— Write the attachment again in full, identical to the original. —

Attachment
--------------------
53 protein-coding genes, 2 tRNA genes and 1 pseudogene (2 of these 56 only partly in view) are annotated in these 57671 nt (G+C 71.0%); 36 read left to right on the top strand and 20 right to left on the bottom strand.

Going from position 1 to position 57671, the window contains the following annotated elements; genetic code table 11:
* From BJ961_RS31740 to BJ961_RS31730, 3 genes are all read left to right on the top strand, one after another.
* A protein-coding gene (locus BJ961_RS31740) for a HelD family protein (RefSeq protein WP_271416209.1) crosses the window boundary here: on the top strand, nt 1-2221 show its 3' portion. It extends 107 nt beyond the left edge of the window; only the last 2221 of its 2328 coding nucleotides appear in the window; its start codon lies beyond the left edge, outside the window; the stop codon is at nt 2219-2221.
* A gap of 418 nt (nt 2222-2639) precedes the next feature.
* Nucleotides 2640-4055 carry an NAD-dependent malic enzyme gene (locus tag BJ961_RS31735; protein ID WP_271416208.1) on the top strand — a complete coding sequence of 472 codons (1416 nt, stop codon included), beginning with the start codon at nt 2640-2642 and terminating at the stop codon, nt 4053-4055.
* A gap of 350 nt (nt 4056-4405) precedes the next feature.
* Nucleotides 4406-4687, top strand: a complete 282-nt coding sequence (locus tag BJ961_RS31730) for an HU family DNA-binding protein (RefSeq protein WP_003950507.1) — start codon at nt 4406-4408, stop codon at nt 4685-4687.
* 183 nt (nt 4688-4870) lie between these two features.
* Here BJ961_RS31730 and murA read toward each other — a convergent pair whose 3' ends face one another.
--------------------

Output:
53 protein-coding genes, 2 tRNA genes and 1 pseudogene (2 of these 56 only partly in view) are annotated in these 57671 nt (G+C 71.0%); 36 read left to right on the top strand and 20 right to left on the bottom strand.

Going from position 1 to position 57671, the window contains the following annotated elements; genetic code table 11:
* From BJ961_RS31740 to BJ961_RS31730, 3 genes are all read left to right on the top strand, one after another.
* A protein-coding gene (locus BJ961_RS31740) for a HelD family protein (RefSeq protein WP_271416209.1) crosses the window boundary here: on the top strand, nt 1-2221 show its 3' portion. It extends 107 nt beyond the left edge of the window; only the last 2221 of its 2328 coding nucleotides appear in the window; its start codon lies beyond the left edge, outside the window; the stop codon is at nt 2219-2221.
* A gap of 418 nt (nt 2222-2639) precedes the next feature.
* Nucleotides 2640-4055 carry an NAD-dependent malic enzyme gene (locus tag BJ961_RS31735; protein ID WP_271416208.1) on the top strand — a complete coding sequence of 472 codons (1416 nt, stop codon included), beginning with the start codon at nt 2640-2642 and terminating at the stop codon, nt 4053-4055.
* A gap of 350 nt (nt 4056-4405) precedes the next feature.
* Nucleotides 4406-4687, top strand: a complete 282-nt coding sequence (locus tag BJ961_RS31730) for an HU family DNA-binding protein (RefSeq protein WP_003950507.1) — start codon at nt 4406-4408, stop codon at nt 4685-4687.
* 183 nt (nt 4688-4870) lie between these two features.
* Here BJ961_RS31730 and murA read toward each other — a convergent pair whose 3' ends face one another.